This blog was written by Eugenia Moreno and Vicki Lindem.
More than once I have worked with customers who need to update a superprojection or create a new projection for a large fact table. It seems like a simple and easy process: just create a projection and perform a refresh.
However, refreshing projections for large fact tables can produce unwanted complications. In this blog, we’ll discuss these complications and how they can be remedied.
First, why do you need to perform a refresh? If you create a new projection for an existing table that contains data, that projection won’t be up-to-date until you perform a refresh. Additionally, until all the projections are refreshed, the Ancient History Mark (AHM) won’t advance. If the AHM doesn’t advance, the size of your epoch map, and the gap between your AHM and current epoch, increases. This means you are using more memory in the catalog because no data is being purged.
Complications for Large Tables
While refreshing your projections is necessary, the procedure can become problematic with projections of large fact tables.
First, you need sufficient disk storage. To refresh the projection, you need temp space so that Vertica can stage the new projection. You also need space to store the new projection data.
Even if you have space to spare, timing can be an issue. Refreshing projections of large tables can take hours. If a cluster failure occurs during the refresh, or if you run out of temp space, all the work already processed during the refresh will be lost.
Luckily, you have a couple options when you want to refresh a projection, which we’ll cover in this blog. You can:
- Create a projection and execute the refresh meta-functions
- Use our recommended workaround for large fact tables
Generally, you refresh a projection by executing the START_REFRESH meta-function, which is a background process, or the REFRESH meta-function, which is a foreground process. However, as mentioned previously, this might take a long time or use too many resources if your table is large.
But how do you know if your projection warrants the first or second option?
Say you have a large fact table with existing projections. You want to create a new superprojection for this table, or perhaps combine two existing projections into a larger, updated superprojection.
First determine if taking the general approach is your best option. Start by considering the size of the projection you want to create.
View the PROJECTION_STORAGE system table to monitor the amount of disk storage used by current projections on each node.
=> SELECT node_name, projection_schema, projection_name, (SUM(used_bytes)/1024^3)::INT size_in_GB FROM projection_storage WHERE anchor_table_name ILIKE '%store_sales%' GROUP BY 1,2,3 ORDER BY 4 DESC LIMIT 20;
node_name | projection_schema | projection_name | size_in_GB
v_vdb_node0001 | copy_test | store_sales_test_load_b0 | 250
v_vdb_node0001 | copy_test | store_sales_test_load_b1 | 250
v_vdb_node0002 | copy_test | store_sales_test_load_b0 | 250
v_vdb_node0003 | copy_test | store_sales_test_load_b0 | 250
v_vdb_node0003 | copy_test | store_sales_test_load_b1 | 250
v_vdb_node0002 | copy_test | store_sales_test_load_b1 | 250
While this statement can’t actually tell you whether you have enough space to add a new projection to your large table or update a current one, it does give you an idea. For example, 250GB per node is large enough for us to think that a refresh process would take a long time.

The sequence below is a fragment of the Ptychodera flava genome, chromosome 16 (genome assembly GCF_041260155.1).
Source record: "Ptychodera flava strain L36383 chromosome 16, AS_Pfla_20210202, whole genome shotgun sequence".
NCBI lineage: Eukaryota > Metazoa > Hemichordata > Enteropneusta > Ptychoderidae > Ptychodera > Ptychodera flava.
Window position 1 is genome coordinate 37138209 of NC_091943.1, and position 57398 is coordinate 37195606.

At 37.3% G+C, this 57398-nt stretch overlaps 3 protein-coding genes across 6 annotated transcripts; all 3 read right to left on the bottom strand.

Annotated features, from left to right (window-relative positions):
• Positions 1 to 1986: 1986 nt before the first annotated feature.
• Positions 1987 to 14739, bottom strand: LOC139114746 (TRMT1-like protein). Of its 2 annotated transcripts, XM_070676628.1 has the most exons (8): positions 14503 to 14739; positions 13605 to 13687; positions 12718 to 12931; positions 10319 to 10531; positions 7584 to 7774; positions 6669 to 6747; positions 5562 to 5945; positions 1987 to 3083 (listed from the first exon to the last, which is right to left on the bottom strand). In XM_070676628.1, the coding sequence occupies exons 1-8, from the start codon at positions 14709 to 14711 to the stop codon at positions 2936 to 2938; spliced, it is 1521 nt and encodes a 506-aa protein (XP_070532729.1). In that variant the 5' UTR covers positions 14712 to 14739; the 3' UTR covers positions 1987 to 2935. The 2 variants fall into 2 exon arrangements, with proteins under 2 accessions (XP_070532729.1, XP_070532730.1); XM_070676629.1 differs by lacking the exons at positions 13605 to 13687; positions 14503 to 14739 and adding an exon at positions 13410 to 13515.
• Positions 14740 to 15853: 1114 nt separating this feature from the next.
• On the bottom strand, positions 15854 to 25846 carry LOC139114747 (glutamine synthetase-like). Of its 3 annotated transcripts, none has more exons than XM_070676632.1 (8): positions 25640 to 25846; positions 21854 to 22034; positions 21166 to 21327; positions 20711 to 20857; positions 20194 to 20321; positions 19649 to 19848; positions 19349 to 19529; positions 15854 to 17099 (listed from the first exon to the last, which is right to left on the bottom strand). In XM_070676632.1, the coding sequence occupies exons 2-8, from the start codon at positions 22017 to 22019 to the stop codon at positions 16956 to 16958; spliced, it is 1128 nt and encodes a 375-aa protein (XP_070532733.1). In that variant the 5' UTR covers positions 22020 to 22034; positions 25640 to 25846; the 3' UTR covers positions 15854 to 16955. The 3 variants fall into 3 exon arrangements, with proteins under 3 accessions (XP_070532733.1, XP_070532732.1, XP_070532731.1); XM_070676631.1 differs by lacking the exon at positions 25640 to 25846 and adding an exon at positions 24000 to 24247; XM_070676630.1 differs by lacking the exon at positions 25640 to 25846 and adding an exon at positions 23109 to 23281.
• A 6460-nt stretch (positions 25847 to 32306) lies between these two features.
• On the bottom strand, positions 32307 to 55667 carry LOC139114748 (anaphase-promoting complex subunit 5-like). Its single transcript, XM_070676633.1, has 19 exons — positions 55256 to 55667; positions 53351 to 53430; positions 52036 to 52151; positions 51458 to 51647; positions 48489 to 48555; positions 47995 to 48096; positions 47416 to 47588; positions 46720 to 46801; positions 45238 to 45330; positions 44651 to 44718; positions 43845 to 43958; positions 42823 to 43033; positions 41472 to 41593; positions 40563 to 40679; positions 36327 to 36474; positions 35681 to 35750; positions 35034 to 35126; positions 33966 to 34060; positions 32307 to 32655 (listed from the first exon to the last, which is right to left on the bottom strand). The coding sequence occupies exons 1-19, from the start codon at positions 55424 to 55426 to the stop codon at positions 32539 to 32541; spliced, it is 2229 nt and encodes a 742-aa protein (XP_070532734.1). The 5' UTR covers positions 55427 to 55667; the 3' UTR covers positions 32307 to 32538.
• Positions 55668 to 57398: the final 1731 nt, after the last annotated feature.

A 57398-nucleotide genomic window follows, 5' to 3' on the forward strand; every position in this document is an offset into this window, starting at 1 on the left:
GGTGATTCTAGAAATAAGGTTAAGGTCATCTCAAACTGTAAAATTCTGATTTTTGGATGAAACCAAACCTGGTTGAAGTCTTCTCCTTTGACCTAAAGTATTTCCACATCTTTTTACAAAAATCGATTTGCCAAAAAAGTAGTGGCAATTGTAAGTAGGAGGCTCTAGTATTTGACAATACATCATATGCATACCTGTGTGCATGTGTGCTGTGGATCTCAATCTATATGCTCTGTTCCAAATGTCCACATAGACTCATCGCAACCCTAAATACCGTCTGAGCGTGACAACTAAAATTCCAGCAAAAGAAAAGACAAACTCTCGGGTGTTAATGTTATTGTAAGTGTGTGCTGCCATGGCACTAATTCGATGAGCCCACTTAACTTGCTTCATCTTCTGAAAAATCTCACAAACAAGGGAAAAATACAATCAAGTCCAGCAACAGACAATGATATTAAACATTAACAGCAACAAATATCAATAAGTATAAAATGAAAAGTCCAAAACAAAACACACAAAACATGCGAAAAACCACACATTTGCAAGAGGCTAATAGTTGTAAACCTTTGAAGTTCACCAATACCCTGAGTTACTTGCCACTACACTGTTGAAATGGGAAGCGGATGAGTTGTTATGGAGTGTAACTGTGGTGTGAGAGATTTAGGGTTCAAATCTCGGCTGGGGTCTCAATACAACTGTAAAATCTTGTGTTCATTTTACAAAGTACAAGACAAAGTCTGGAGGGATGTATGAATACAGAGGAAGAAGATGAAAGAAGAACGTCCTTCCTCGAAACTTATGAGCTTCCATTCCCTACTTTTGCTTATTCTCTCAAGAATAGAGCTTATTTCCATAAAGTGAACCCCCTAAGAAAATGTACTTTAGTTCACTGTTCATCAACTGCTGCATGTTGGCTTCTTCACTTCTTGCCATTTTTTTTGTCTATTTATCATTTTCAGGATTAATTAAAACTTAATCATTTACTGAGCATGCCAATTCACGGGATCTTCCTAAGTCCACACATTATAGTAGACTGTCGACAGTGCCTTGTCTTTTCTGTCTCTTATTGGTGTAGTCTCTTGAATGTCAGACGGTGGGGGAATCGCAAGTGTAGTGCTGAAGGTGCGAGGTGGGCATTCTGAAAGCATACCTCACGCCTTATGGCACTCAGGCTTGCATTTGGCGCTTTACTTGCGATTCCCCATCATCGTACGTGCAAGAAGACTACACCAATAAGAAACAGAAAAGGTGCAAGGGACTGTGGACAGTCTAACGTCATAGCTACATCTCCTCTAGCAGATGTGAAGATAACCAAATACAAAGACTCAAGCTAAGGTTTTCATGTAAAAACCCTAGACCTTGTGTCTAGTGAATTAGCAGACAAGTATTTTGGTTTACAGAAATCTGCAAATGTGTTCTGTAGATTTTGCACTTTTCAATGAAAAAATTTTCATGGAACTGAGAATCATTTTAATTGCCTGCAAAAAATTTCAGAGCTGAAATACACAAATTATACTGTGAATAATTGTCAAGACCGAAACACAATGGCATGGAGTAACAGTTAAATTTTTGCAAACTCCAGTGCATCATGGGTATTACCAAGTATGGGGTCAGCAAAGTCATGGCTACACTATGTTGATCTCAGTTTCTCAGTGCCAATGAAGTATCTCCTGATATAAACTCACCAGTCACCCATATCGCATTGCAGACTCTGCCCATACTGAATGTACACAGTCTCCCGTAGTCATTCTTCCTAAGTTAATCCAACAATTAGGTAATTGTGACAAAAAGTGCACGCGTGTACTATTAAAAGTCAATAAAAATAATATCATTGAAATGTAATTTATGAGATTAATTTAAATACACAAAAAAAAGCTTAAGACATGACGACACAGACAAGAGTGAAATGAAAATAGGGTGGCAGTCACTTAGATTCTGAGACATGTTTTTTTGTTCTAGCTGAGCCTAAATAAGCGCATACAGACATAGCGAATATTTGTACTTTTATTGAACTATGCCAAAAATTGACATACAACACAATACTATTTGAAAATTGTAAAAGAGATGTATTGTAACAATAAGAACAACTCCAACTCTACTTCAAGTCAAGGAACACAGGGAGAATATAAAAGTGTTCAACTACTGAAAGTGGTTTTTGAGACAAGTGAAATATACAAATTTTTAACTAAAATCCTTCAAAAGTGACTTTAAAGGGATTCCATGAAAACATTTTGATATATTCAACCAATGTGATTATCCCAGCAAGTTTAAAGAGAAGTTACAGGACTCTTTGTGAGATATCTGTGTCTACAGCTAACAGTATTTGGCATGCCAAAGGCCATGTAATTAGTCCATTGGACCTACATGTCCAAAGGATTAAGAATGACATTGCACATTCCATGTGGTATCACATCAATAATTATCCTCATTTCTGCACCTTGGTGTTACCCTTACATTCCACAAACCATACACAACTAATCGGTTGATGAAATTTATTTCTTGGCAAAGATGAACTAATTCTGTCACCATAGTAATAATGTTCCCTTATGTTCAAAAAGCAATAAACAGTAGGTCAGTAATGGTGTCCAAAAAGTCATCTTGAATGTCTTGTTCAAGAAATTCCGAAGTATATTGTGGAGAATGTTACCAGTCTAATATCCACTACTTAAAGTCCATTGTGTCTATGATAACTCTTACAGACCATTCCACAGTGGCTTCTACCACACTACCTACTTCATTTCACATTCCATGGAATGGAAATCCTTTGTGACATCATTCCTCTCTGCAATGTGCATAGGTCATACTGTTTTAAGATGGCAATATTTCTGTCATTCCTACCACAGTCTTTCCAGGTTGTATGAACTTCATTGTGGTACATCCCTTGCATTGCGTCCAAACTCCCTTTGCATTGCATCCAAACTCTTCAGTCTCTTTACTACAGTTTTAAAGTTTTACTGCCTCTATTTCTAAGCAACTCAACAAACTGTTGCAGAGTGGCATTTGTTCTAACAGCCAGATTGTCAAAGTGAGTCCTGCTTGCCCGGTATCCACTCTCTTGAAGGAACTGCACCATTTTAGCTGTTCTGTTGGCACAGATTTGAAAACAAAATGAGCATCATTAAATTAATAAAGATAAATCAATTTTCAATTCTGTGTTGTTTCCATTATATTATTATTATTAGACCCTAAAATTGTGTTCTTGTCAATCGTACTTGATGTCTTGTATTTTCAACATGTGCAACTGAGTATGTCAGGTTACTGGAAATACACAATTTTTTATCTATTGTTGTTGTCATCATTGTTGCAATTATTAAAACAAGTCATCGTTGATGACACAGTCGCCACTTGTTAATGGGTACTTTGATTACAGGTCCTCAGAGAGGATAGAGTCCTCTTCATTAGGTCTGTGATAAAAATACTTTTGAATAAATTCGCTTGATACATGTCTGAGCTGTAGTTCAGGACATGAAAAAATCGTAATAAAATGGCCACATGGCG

If your table is large and you estimate that creating a new projection on the large table and refreshing that projection will take long time, use this recommended workaround. In the workaround, you:
- Create a staging table with the new projection
- Copy the data into the new table
- Drop the old table
- Rename the new existing table.
By creating a new, empty table with the new desired projection, you no longer have to deal with a refresh; you can simply insert data from the original table into the new table, updating the new projection simultaneously. Your best choice is to insert the data from the existing table into the new table by partition. If you do full inserts partition by partition, Vertica will store the data in one ROS container and no Tuple Mover mergeout operation will be necessary after moving the data. You can also parallelize the number of batches to run at the same time so that you complete the process faster. When you do the insert, verify that it uses /*direct*/ to avoid a moveout operation.
Once the new table and projection contain the correct data, you can drop the old table and rename the new one with the old one’s name. See the following graphic for more details.
Let’s use the workaround described previously to create a new projection for our large table store_sales_fact.
- Create an empty staging table using the CREATE TABLE statement with the LIKE clause:
=> CREATE TABLE store_sales_fact_new LIKE store_sales_fact;
- Create the new superprojection for the new table:
=> CREATE PROJECTION store_sales_new_test
product_key ENCODING RLE,
product_version ENCODING RLE,
ORDER BY product_key,
SEGMENTED BY hash(product_key, product_version) ALL NODES KSAFE 1;
- Insert data into the new table in batches.In this example, we export INSERT statements to a text file and then use a bash script to execute the inserts in parallel on different nodes.
- Verify data was copied correctly and completely:
=> SELECT COUNT(*) FROM <TABLE>_NEW;should be equal to
SELECT COUNT(*) FROM <TABLE>;
- Drop the old table and rename the new table:
=> DROP TABLE store_sales_fact;
=> ALTER TABLE store_sales_fact_new RENAME TO store_sales_fact;
As you can see, creating or updating a superprojection for a large table need not eat into your resources or time. By using our recommended workaround, you can save time and resources in just a couple steps. Of course, you can always use the handy refresh meta-functions as well.